Guides have edges too. As guides learn, it is important that they also learn their own edges, and then practice expanding past them to become more skillful at guiding. We call this process “increasing your headroom.” This term “headroom” is used to describe the guide’s level of comfort and ease while guiding. The concept of headroom comes from the world of audio engineering. As used in this manual, it refers to the amount of skill, knowledge, and preparation that a guide has, in excess of what they need in a particular situation.
When we are leading Forest Therapy walks, we should always operate with enough headroom that we are not at the limits of our skill level. Another way of saying this is that we should never find ourselves far past our own edges and at a point of stress where we start to panic or feel overwhelmed. A guide who is panicking and breaking down will not be able to safely and effectively guide the walk.
Guides should be aware of their edges and cultivate headroom where needed. For example, if a guide has little experience working with children, and has never had any children on a Forest Therapy Walk, they should not agree to guide a large group of six-year-old children. To increase their headroom, they might start by guiding two or three children and have another adult along as well. Headroom is acquired through experience, training, and mentorship. Of these three, experience is probably most important. Each guide should have an ongoing relationship with at least one mentor who is a much more experienced guide. Part of the journey of becoming a guide is finding a mentor. In so doing, guides also place themselves in a lineage of guides, from which other guides can draw support. Experienced guides should honor the opportunity and obligation to the field by mentoring at least one less experienced guide. Being mentored and mentoring are both profound ways of learning and increasing headroom.
Below are some common edges for guides and some recommendations on how to build headroom around these edges:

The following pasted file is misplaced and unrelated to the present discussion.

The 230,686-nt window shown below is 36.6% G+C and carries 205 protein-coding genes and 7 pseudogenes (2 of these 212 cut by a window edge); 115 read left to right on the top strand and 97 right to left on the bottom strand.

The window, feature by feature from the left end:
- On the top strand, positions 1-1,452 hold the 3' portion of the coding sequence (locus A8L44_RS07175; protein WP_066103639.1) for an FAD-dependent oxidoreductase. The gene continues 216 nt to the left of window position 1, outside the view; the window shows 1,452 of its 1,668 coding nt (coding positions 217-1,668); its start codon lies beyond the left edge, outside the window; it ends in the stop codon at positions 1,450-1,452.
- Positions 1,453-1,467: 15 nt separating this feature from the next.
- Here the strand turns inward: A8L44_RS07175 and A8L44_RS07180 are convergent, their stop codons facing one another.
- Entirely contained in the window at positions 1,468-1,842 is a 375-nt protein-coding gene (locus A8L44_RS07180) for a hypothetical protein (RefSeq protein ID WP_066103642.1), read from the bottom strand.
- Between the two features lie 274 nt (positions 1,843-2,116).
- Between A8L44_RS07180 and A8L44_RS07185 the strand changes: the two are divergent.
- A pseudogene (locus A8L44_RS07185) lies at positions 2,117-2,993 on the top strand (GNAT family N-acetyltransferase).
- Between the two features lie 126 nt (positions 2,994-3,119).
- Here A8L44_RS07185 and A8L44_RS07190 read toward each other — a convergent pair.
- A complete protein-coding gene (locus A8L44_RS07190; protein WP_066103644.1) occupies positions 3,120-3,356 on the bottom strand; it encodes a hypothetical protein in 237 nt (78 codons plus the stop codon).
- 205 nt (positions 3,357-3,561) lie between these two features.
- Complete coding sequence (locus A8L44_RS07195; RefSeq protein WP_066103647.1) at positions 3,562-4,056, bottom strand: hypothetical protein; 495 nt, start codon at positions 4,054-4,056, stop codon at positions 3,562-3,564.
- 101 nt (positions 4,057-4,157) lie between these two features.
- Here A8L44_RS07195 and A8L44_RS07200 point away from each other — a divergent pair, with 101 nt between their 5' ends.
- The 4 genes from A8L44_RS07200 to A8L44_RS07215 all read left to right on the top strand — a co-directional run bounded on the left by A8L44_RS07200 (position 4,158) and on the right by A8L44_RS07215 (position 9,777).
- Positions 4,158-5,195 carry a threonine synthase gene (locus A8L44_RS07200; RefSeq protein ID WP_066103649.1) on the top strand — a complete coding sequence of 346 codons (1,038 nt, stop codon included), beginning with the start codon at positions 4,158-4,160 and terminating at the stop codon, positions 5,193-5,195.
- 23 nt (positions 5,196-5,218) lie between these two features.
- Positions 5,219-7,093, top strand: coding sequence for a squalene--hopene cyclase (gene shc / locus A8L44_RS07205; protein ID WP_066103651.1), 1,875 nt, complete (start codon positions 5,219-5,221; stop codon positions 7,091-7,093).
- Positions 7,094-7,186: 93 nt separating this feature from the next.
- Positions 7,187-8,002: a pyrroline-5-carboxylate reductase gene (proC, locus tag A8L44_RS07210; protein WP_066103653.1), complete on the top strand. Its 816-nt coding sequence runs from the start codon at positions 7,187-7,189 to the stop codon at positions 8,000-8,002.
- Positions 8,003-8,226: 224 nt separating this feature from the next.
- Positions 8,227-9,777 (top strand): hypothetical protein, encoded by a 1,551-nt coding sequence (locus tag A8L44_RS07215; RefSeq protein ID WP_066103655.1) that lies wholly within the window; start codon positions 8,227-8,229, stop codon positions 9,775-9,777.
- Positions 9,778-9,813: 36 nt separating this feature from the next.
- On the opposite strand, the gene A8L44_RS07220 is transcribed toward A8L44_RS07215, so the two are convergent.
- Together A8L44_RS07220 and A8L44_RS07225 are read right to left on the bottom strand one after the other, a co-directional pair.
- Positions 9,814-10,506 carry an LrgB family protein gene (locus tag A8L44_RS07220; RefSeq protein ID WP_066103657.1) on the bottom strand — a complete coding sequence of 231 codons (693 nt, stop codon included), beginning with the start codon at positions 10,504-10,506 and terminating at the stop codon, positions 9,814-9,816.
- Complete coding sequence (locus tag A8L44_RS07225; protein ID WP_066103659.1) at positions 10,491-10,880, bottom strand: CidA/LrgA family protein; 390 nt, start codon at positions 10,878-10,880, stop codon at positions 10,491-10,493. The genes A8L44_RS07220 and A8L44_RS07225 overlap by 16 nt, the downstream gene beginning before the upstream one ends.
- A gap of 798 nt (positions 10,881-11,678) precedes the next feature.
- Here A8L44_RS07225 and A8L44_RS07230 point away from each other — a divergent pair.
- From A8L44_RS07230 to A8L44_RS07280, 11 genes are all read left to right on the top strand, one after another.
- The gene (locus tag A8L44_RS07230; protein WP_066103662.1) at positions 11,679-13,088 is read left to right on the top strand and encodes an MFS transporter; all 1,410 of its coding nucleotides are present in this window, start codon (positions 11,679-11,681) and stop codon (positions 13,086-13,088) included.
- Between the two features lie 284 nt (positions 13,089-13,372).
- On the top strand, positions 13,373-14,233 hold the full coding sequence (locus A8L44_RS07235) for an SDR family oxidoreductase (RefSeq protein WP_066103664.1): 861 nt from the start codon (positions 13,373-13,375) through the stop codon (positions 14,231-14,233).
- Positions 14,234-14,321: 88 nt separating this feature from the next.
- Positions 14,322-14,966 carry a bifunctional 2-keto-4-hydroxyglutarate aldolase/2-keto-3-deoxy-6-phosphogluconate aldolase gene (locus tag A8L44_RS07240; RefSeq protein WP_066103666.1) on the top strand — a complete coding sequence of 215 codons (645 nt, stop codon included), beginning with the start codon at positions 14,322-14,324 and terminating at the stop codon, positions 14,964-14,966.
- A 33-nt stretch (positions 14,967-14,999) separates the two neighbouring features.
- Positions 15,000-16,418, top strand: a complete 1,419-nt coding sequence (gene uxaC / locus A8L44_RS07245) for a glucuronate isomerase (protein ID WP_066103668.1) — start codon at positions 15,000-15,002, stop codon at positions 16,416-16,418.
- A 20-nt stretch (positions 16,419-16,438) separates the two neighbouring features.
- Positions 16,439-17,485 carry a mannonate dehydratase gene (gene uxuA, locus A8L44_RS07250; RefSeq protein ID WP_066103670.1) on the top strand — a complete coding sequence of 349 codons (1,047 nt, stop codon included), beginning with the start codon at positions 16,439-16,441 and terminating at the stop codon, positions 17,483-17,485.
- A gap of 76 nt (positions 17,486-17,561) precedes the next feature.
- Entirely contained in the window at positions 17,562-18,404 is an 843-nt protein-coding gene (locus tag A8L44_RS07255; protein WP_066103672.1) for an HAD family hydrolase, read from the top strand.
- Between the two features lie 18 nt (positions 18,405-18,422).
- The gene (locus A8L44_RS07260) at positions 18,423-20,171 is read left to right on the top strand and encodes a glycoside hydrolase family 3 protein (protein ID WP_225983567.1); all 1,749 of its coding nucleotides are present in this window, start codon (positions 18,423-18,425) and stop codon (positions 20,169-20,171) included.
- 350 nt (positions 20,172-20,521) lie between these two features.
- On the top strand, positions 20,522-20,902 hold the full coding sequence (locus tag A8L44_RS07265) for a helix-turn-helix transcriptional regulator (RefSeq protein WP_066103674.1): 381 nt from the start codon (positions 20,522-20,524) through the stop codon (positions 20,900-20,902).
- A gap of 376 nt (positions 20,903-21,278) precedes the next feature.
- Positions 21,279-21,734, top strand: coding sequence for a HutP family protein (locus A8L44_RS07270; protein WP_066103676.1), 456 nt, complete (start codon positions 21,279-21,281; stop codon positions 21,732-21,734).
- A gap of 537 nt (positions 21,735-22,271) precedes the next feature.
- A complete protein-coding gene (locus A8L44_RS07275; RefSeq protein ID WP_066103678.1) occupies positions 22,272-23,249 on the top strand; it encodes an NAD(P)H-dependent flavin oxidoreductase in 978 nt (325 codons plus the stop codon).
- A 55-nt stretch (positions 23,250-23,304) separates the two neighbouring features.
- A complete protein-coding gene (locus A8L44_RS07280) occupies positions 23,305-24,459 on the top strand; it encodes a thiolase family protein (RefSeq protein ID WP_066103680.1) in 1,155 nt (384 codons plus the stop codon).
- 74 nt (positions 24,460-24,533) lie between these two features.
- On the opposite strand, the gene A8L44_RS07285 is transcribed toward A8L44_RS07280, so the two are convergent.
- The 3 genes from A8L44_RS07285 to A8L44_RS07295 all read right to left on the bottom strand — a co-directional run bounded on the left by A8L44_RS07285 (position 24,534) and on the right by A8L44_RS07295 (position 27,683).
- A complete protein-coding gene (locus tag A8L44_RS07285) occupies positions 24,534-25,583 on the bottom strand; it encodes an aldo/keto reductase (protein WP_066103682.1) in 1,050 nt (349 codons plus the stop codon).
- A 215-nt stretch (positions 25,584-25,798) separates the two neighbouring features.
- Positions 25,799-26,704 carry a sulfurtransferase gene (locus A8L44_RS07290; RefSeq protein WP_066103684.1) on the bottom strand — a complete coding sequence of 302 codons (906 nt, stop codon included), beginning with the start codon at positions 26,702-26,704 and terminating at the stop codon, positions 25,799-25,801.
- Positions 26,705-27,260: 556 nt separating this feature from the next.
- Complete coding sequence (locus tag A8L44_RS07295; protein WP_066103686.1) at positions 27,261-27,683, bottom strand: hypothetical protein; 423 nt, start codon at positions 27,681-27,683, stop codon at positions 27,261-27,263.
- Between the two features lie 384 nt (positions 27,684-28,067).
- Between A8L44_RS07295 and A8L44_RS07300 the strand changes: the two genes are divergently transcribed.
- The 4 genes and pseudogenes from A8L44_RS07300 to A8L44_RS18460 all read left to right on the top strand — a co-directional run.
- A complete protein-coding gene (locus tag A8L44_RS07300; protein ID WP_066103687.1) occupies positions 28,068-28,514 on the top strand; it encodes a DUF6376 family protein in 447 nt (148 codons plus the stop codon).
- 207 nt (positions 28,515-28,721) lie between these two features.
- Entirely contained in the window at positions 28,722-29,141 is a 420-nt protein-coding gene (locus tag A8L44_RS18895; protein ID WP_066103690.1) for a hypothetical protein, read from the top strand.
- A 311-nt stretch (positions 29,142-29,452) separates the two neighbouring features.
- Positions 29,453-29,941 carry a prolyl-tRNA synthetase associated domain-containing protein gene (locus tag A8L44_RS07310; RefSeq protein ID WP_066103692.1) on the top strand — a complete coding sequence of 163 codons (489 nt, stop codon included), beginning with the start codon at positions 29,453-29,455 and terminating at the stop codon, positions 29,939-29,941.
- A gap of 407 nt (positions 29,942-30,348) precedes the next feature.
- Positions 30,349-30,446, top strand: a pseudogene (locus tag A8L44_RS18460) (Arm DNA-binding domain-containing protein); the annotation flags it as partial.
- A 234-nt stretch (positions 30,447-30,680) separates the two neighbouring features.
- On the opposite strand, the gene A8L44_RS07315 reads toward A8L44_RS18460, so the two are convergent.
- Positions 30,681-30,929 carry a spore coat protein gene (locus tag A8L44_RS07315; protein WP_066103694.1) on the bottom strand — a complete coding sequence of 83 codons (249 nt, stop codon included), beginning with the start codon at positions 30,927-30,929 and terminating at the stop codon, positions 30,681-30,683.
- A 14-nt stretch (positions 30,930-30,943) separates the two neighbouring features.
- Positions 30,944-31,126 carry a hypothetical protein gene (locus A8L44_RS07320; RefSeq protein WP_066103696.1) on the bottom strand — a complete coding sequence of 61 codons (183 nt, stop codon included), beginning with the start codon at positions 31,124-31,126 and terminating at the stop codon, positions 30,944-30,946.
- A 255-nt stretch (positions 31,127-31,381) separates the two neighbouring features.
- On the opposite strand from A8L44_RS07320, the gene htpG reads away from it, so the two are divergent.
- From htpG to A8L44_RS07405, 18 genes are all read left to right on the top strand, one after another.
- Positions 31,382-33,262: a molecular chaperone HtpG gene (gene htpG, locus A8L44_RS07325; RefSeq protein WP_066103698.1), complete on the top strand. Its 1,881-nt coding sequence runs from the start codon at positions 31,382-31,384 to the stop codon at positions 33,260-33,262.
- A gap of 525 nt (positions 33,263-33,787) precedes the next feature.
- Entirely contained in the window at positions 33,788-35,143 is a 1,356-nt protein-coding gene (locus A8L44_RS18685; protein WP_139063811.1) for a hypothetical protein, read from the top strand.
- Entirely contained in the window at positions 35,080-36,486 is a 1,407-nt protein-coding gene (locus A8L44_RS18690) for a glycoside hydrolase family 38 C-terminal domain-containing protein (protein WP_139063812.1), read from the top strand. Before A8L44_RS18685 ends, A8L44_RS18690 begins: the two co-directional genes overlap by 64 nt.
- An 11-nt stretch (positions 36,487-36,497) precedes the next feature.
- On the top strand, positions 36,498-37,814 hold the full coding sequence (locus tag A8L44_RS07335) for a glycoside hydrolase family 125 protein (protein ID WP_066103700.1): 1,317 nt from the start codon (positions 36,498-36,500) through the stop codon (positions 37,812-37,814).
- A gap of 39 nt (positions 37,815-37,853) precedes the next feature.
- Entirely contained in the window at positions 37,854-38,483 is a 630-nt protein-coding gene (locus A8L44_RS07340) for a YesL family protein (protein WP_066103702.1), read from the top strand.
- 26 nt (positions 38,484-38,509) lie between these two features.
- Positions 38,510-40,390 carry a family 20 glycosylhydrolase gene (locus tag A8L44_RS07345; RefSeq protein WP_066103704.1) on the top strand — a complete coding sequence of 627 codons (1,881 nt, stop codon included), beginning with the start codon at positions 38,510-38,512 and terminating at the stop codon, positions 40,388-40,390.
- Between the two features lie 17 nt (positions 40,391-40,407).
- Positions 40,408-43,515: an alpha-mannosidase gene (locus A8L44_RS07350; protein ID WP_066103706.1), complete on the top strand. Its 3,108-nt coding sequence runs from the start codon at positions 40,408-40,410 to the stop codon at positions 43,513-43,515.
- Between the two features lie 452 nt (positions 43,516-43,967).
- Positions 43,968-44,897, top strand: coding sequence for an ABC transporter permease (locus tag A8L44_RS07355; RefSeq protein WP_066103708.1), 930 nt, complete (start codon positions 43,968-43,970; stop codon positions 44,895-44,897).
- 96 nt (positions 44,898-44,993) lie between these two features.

Public Speaking: Many guides get nervous speaking in front of strangers. The best way to build headroom is simply to practice. If it helps, don’t be afraid to use note cards. Consider joining a group dedicated to public speaking, such as Toastmasters.
Discomfort with Inclement Weather: Guides should always have excellent gear if they choose to guide in inclement weather. Having a good waterproof jacket, rain pants, and boots go a long way in building headroom when the rain comes. It may also be wise to have extra gear for participants, in case they come unprepared.
Fear of Playfulness: Many guides have an edge around being playful and silly. Often, we are taught by our cultures that playfulness is for children and that adults are supposed to be serious. But Forest Therapy can be greatly enhanced by play, so it is good to learn how to embody it. To build headroom, let a child mentor you in their ways.
Fear of Simplicity: Many guides have a fear that offering simple invitations will make them look foolish. Practicing simplicity can be as easy as slowing down and finding the beauty in the most banal things such as washing teacups or sitting outside and watching the clouds. Lean into simple experiences to become more accustomed with their profundity.